What is kidney failure?
Kidney failure is a medical condition that is caused when one or both kidneys can no longer function on their own. It can sometimes be temporary. In other cases, it is a chronic condition that can get worse gradually over some time.
Kidney failure may sound serious at times. Treatments like dialysis and kidney transplant can help people with limited kidney function survive.
How is kidney failure caused?
The most common causes of kidney failure include diabetes and high blood pressure. It may sometimes happen quickly due to any unforeseen cause.
When the kidney loses function all of a sudden (sometimes within hours or days), it is known as acute kidney failure. It is usually a temporary condition. The causes of acute kidney failure are-
- Autoimmune diseases
- A urinary tract obstruction
- Severe dehydration
- Certain medications
- Heart or liver disease
Chronic kidney failure is a condition where a group of health complications affects kidney function over time. Chronic kidney disease can lead to kidney failure if not treated timely. The following are causes of chronic kidney failure-
- Diabetes: Unmanaged diabetes can often lead to uncontrolled blood sugar levels. High blood sugar levels may damage the major organs of the body, especially the kidneys.
- High blood pressure: This condition causes the blood to travel through the body’s blood vessels at an increased force. It is also known as hypertension. Untreated high blood pressure levels can damage the kidneys’ tissue as time passes by.
Other causes of chronic kidney disease are-
- Polycystic kidney disease: It is usually a hereditary condition that causes cysts (fluid-filled sacs) to develop inside the kidneys.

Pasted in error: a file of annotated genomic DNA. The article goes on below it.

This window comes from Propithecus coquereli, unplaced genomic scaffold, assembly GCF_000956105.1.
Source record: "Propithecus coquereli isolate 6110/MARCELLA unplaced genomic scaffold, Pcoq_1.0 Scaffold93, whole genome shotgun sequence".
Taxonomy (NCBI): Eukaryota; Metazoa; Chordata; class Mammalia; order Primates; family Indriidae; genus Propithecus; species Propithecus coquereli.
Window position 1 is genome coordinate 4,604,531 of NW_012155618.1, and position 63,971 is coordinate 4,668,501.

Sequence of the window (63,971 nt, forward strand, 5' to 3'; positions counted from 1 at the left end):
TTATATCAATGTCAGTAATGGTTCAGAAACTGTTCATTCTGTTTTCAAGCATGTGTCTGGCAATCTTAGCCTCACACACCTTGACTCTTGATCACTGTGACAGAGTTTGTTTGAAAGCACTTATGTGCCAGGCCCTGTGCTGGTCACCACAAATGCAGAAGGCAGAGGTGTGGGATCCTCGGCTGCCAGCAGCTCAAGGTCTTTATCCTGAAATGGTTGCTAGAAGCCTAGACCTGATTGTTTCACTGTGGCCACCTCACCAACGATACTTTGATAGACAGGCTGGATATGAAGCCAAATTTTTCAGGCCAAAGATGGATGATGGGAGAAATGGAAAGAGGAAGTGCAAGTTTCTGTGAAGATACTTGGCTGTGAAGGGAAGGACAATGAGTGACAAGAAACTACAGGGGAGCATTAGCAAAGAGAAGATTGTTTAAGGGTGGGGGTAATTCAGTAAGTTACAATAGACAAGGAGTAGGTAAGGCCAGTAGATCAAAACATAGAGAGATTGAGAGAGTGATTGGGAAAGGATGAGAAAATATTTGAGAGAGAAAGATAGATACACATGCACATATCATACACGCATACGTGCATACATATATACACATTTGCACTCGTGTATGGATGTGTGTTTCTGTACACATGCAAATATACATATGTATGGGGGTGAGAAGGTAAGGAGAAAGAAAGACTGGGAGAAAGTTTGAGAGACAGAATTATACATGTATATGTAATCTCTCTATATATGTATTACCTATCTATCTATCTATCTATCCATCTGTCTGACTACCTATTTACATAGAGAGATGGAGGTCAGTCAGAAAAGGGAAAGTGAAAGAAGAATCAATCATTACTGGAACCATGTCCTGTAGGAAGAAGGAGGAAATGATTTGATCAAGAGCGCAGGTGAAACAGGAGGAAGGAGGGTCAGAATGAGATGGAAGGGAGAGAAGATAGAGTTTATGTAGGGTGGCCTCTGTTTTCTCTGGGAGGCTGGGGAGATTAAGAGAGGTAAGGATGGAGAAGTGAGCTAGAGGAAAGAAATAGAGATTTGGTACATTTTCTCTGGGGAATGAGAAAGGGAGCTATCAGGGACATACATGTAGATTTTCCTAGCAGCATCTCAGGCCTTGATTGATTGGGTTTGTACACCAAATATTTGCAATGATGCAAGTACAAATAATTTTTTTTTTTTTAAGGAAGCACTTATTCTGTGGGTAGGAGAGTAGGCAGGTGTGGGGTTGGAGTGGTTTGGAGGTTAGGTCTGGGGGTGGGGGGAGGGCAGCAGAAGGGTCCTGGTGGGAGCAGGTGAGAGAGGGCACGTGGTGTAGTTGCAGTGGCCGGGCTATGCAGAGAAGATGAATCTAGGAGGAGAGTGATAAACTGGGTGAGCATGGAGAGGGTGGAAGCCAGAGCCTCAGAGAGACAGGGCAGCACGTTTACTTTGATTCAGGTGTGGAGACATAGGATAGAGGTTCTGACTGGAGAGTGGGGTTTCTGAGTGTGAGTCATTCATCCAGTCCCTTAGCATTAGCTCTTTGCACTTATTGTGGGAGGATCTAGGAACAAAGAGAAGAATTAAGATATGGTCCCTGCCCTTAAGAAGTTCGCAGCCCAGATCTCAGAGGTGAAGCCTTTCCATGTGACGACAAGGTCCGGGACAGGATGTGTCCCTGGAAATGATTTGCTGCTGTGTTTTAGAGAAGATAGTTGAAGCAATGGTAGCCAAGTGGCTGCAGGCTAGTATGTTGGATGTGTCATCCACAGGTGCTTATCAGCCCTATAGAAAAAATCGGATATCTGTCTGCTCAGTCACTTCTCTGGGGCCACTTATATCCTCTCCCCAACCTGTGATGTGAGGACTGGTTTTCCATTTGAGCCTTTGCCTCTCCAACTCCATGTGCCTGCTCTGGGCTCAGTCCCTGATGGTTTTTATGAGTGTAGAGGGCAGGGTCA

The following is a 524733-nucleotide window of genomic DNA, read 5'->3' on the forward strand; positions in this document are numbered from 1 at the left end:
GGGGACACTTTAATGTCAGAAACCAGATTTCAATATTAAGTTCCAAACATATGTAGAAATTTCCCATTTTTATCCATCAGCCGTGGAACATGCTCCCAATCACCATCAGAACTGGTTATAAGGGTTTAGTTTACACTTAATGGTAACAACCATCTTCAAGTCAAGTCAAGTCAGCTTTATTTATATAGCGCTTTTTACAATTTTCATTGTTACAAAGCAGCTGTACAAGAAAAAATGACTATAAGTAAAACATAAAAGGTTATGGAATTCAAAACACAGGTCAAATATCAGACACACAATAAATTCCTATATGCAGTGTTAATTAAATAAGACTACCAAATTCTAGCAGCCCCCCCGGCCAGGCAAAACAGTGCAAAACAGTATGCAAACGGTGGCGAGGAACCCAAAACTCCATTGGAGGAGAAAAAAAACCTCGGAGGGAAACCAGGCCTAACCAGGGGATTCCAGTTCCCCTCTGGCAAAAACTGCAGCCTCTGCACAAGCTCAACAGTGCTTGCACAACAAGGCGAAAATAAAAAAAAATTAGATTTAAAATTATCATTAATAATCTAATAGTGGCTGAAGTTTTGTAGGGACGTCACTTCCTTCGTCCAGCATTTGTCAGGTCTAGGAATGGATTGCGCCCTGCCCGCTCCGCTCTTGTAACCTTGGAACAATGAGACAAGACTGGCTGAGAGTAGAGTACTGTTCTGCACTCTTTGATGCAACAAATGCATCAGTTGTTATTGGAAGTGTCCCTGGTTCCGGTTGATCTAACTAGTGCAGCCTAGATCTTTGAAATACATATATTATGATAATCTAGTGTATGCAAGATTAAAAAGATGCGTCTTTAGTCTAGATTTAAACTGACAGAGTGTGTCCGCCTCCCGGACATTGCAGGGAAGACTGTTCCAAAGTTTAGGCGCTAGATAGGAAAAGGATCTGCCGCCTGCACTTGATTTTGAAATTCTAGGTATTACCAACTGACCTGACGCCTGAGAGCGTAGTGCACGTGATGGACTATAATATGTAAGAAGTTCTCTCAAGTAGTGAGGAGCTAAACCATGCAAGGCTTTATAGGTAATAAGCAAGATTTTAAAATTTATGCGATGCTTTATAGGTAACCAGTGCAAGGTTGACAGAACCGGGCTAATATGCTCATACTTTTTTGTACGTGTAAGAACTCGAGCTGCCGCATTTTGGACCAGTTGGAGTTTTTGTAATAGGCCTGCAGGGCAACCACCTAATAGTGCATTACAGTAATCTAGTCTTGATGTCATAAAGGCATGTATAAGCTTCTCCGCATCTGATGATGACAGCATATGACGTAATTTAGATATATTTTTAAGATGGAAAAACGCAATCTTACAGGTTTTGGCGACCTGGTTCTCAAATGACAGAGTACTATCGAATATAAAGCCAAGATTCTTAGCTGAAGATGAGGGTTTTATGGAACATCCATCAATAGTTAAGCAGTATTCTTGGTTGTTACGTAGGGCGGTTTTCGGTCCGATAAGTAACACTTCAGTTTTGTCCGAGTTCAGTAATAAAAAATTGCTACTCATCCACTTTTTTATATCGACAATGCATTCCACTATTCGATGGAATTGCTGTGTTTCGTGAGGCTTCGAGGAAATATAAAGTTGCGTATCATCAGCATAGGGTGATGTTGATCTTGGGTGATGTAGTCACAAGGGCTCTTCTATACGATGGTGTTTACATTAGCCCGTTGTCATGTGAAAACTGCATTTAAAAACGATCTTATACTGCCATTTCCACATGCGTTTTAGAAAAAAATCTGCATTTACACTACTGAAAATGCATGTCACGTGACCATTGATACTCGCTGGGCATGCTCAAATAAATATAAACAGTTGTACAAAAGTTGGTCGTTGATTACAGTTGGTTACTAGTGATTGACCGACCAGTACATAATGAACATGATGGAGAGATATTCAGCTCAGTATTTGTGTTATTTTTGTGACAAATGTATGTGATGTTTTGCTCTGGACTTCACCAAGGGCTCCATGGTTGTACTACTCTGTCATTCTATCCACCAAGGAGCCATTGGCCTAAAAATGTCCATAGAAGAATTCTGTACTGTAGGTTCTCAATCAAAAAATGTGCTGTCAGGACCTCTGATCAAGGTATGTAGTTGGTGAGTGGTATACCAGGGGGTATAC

- Glomerular diseases: Diseases such as glomerulonephritis affect how well the kidneys can perform their function, i.e. filter waste from the blood.
- Lupus: Lupus and other such autoimmune disorders can damage multiple body systems.
What are the symptoms of kidney failure?
Most people experience few or no symptoms in the early stages of kidney disease. It becomes important to know that the risk of damage remains persistent even when a person feels fine.
Different people develop different symptoms in chronic kidney disease and kidney failure. The signs and symptoms that one may develop when their kidneys are not functioning properly are-
- An upset stomach or vomiting
- Confusion or trouble concentrating
- Frequent urination
- Swelling around hands and ankles
- Muscle cramps
- Dry or itchy skin
- Poor appetite
Diagnosis of kidney failure
Doctors may use a variety of tests to ascertain kidney function and diagnose kidney failure. They may recommend the following tests if they suspect the patient to be at risk for kidney failure-
- Blood tests: These can show how well the kidneys are removing waste from the blood.
- Advanced imaging: This can show any sort of kidney abnormalities or obstructions in the kidney.